Gasoline prices have surged across the country in the past week, with drivers anticipating even higher prices as they prepare to hit the road for spring break in the coming months.

The national average price for a gallon of gas reached $3.338 on Thursday, marking the highest level of the year. This increase of 5.4 cents from the previous week and over 20 cents from February presents challenges for drivers nationwide.

Regional Price Disparities

As of Thursday afternoon, California topped the list with an average price of $4.731 per gallon, followed by Washington and Nevada at $4.094 and $3.959, respectively. Additional states, such as Oregon, Illinois, Michigan, Indiana, and Pennsylvania, are also experiencing average retail prices exceeding $3.40 per gallon according to GasBuddy data.

Continued Upward Trend

Aixa Diaz, a spokesperson for AAA, predicts that the upward trend in gas prices will persist as spring travelers hit the road. Diaz mentioned in a recent press release that March and April historically bring higher gas prices as demand rises with the onset of milder temperatures and subsequent increase in road trips. This period serves as a harbinger to the summer driving season.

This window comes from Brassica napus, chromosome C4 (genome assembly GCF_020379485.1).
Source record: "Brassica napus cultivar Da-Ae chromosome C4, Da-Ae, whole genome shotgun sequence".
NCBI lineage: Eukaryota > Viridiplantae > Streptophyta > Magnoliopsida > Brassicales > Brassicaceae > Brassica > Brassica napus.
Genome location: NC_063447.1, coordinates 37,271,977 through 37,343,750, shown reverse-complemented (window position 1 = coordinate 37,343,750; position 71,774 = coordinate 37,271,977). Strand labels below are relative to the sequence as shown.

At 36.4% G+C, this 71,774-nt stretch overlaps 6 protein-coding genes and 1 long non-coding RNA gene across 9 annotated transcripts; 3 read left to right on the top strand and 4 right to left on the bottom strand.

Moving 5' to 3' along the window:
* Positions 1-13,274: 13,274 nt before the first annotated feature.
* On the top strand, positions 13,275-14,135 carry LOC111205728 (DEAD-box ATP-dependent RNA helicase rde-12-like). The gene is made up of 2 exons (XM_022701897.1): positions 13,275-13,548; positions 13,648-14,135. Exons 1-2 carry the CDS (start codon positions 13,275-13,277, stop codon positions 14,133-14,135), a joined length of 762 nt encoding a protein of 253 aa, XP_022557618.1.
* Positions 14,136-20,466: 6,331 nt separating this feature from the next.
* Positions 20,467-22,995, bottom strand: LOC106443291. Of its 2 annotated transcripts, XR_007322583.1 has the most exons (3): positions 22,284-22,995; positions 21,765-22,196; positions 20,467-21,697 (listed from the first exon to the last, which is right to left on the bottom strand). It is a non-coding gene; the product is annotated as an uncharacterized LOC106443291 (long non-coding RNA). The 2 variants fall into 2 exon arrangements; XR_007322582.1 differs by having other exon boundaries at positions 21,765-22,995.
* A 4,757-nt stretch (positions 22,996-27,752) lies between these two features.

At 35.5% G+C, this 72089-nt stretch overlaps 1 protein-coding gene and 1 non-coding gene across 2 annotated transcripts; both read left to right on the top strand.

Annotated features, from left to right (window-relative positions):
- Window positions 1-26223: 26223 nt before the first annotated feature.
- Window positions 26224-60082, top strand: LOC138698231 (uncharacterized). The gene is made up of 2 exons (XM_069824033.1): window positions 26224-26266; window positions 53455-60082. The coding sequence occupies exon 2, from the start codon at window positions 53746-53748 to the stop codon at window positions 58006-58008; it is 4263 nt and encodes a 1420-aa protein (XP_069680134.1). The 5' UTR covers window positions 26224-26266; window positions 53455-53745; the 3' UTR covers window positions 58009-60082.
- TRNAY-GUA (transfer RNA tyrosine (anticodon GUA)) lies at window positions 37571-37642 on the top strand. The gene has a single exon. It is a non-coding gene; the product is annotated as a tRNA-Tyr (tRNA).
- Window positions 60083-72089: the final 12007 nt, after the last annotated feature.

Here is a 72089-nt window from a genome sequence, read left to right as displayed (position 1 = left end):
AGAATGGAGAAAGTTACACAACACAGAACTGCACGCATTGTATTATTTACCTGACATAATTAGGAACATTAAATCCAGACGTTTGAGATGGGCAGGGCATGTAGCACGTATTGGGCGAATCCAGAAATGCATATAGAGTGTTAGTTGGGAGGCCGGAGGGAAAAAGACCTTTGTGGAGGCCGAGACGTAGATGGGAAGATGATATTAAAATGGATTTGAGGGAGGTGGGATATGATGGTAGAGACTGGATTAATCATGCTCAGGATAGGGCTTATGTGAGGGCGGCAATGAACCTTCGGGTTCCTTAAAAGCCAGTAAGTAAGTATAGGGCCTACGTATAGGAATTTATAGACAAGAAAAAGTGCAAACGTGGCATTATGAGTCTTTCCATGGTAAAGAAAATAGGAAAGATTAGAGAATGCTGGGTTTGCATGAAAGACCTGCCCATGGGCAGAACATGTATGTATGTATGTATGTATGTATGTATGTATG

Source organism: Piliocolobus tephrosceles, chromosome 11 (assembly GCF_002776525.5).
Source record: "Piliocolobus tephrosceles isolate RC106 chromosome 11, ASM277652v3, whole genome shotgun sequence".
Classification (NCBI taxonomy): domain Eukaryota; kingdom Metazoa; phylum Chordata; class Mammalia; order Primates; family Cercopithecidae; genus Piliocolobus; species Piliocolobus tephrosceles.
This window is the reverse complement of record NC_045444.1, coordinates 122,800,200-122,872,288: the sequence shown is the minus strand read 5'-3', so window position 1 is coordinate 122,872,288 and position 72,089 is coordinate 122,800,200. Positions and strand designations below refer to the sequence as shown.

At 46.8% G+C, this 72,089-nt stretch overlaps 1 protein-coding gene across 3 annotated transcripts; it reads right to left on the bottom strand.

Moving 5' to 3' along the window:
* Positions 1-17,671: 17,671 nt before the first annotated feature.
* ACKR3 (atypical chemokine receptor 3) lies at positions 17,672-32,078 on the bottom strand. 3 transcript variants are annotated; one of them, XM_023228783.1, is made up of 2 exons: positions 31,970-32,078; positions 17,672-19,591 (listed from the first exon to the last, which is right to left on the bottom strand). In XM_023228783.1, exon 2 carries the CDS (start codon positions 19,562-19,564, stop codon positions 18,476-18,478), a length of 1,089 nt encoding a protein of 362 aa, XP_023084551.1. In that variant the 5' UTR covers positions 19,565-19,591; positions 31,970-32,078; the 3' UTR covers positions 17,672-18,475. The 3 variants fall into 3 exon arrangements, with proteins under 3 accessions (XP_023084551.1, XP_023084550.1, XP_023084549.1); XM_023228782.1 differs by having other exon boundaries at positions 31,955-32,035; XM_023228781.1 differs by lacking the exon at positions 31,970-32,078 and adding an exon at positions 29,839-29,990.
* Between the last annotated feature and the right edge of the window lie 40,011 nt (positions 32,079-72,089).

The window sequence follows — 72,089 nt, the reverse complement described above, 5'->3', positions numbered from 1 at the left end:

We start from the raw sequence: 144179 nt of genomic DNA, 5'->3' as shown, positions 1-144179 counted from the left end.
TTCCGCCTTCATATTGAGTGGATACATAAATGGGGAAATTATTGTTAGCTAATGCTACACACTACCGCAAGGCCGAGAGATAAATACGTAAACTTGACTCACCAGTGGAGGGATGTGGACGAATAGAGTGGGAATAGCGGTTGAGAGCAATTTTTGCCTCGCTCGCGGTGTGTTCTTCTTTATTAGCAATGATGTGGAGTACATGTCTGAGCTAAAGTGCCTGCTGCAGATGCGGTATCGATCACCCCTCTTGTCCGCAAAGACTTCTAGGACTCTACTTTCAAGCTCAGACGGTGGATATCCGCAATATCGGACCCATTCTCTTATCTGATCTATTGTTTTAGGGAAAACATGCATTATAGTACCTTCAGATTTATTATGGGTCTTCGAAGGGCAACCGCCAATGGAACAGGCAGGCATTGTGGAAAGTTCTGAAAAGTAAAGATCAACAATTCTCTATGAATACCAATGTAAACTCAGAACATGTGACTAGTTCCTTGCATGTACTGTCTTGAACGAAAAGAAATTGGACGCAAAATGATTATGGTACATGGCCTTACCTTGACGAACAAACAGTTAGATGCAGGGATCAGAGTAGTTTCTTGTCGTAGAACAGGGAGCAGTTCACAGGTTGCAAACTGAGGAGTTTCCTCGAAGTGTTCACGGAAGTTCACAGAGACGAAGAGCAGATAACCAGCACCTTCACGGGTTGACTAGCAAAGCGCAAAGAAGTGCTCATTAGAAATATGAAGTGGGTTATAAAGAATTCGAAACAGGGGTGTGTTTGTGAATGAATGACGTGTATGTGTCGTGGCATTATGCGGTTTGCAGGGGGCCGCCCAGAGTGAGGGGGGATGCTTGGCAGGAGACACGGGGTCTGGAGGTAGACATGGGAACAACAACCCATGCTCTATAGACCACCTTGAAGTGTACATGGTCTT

Increased Gas Demand

Demand for gasoline surged to 8.41 million barrels per day for the week ending Feb. 23, up from 8.33 million barrels in the preceding week. Concurrently, total domestic gasoline stocks decreased by 2.8 million barrels to 244.2 million barrels during the same timeframe as reported by the U.S. Energy Information Administration.

Gas Prices Surge Amid Middle East Tensions

The recent spike in gas prices has defied stable oil prices, largely due to escalating tensions in the Middle East. Reports of Houthi attacks on ships in the Red Sea and an attack on U.S. troops in Jordan have heightened the risk of oil supply disruptions, leading to increased gasoline prices.

Oil Prices on the Rise

In February, the U.S. benchmark West Texas Intermediate crude and global benchmark Brent crude both saw significant monthly gains. West Texas Intermediate settled at $78.26 a barrel on the New York Mercantile Exchange, while Brent crude ended at $83.62 on ICE Futures Europe.

Summer-grade gasoline, which has lower volatility to reduce evaporative emissions, is more expensive to produce compared to winter-grade gasoline. As a result, consumers can expect higher prices at the pump in the coming months.

Gas prices expected to rise, but not excessively

Gasoline prices are projected to increase by 15 to 40 cents in the next 60 days, according to industry expert Kloza. While this may seem alarming, Kloza reassures that this prediction aligns with the usual yearly trend. His research indicates that there will not be a significant spike in gas prices this year, offering some relief to consumers.

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